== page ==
Phoenix is a tonic for Northern tourists
I dislike winters that begin in October. It happens when you live in Edmonton, Canada’s most northern metropolis. But this time, this year, my tolerance for shoveling in cold weather after a snow storm plunged to sub-zero. It must be another sign of age, I thought as I gathered information to write a winter getaway story (see link below) on Greater Phoenix.
We were already six weeks into winter when I got this newspaper assignment. It was mid-December, technically still fall. Newscasters and forecasters who remind us during the snow storms that winter is not officially here until December 21 are doing us a disservice. I considered buying another winter coat just to make it through to June, our unofficial spring.
As I read about the 320+ days of sunshine a year in Phoenix, I realized the mood enhancing effect of sunlight in Canada’s sunniest province was a tad overrated. Yes, I love it when it shines across my desk or warms me in my favourite reading chair. But how can the sun cheer me up when I’m out there scraping snow into piles in the dark each day after work?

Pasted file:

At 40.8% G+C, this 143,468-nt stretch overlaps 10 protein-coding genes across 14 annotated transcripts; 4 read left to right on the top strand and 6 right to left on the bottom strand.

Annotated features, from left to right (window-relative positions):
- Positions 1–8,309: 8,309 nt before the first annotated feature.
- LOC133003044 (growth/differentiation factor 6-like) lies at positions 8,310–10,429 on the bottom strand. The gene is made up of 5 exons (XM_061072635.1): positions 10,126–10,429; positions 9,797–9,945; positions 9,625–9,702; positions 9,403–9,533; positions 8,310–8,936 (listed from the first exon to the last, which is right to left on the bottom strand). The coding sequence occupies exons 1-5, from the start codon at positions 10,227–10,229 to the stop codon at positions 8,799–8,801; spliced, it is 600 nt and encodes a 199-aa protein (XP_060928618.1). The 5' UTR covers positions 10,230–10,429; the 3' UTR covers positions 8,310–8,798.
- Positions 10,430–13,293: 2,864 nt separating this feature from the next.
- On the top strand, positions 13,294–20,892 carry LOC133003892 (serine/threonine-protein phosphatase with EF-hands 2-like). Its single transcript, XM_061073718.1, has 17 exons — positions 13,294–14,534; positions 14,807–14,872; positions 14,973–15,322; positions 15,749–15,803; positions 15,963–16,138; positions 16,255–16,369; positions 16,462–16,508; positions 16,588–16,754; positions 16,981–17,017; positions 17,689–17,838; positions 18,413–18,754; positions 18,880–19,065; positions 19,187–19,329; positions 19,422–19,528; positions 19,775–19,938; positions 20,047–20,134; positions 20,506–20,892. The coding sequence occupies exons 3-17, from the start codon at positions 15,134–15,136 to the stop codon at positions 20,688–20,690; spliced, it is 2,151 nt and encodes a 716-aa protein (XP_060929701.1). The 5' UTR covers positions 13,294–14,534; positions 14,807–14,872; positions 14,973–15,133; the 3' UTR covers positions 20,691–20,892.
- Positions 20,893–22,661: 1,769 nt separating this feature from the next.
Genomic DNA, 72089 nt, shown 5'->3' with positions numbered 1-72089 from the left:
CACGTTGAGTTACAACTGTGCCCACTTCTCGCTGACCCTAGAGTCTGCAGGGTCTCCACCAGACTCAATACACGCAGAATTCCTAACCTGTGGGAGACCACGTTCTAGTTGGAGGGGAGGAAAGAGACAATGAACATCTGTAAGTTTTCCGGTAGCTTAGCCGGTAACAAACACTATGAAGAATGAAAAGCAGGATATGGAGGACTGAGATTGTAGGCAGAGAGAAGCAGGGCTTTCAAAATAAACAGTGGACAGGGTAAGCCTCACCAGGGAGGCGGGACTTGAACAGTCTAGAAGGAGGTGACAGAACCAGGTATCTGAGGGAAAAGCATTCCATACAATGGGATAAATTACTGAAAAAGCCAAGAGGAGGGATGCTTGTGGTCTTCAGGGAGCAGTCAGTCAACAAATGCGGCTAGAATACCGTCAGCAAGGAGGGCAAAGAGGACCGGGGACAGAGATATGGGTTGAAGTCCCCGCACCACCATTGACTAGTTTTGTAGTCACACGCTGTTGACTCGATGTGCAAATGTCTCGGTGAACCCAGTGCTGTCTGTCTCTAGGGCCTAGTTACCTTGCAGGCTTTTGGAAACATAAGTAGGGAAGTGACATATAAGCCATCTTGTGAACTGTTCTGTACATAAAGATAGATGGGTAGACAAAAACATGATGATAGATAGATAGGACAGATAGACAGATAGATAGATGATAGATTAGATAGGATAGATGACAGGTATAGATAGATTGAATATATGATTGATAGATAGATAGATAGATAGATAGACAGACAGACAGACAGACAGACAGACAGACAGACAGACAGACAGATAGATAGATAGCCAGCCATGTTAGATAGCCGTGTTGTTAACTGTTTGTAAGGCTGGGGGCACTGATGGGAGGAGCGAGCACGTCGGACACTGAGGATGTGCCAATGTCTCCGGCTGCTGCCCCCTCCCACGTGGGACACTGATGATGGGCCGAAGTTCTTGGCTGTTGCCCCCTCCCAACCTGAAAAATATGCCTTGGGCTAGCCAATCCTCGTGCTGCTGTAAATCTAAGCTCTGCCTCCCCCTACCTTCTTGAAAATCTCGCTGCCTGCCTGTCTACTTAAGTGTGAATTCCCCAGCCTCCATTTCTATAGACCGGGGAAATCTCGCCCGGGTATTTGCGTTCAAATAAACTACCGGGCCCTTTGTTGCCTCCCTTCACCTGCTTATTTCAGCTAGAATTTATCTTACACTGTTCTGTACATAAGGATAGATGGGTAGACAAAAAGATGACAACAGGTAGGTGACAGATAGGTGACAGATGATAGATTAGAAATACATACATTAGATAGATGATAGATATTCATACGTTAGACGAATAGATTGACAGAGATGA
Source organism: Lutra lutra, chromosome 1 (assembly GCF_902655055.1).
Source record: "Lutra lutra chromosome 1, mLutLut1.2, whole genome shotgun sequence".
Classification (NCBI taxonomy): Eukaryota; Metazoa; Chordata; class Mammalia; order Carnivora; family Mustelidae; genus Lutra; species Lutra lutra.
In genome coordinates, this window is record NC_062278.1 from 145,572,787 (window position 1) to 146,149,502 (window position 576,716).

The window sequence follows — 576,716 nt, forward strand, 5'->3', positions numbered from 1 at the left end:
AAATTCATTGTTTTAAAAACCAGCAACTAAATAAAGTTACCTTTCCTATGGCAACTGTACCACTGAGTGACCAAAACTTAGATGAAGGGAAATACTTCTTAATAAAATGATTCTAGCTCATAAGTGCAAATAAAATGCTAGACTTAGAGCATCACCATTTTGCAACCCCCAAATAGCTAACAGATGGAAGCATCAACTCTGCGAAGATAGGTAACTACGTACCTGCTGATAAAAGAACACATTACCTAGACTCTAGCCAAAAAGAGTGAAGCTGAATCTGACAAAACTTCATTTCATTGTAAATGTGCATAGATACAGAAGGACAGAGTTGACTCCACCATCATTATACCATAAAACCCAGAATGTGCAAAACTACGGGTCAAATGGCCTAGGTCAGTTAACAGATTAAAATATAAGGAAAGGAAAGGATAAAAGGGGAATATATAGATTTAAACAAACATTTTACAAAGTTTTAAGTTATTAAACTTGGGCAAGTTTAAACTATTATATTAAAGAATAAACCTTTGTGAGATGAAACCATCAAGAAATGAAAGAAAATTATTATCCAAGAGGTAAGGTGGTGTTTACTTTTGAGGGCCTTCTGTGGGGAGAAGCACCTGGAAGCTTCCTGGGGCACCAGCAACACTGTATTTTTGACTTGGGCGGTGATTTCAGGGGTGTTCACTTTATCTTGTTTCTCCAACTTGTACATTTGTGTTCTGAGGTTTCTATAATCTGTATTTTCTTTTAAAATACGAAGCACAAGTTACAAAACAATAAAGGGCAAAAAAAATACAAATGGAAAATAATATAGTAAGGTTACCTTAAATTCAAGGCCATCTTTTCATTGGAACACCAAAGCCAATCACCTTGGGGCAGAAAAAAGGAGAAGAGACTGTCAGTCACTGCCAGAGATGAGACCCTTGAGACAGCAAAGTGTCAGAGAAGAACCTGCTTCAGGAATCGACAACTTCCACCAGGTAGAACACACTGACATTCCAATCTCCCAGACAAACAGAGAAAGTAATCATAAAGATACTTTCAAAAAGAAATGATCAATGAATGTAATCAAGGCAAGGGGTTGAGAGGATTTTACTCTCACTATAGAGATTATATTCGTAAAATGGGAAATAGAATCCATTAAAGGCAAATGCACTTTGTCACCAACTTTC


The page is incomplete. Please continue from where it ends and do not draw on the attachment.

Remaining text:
Sure, Phoenix has its spell of freezing weather in January, and locals get a chance to don fashionable scarves, mitts and boots. But hey, their winter roads are dry and crack-free, the cars are showroom clean, and there aren’t fifty shades of grey precip to trudge through, slide on or otherwise soil the car floor and front door mats.
The outdoor season is the only one that matters
I grew up believing Alberta had four seasons, but having lived nearly two decades in two of Canada’s most southerly cities, I can honestly say I must have been in denial or did not pass remedial math that one summer.
There are really only two seasons in a year, the indoor season and the outdoor season. The outdoor season is the only one that really matters. Edmontonians know this, which is why we have to cram our four months of golf, garden and patio weather into the two rain- and frost-free months. Then we cosy up to the fireplace for the next eight.
Phoenix also has two seasons, and if my math is correct, they spend at least eight months in the great outdoors — biking, hiking, golfing, playing tennis, barbecuing by the pool, sipping coffee on the patio and chatting with neighbors. That leaves them a mere four months chained to chilly air conditioners.
The Valley of the Sun is a winter wonderland for winter-weary Canadians. Sweater weather. Pool and patio parties. Shorts and sandals. Endless ways to get off the treadmill and start living out of doors. Did I mention golf? I know where I’ll be next January. Read why.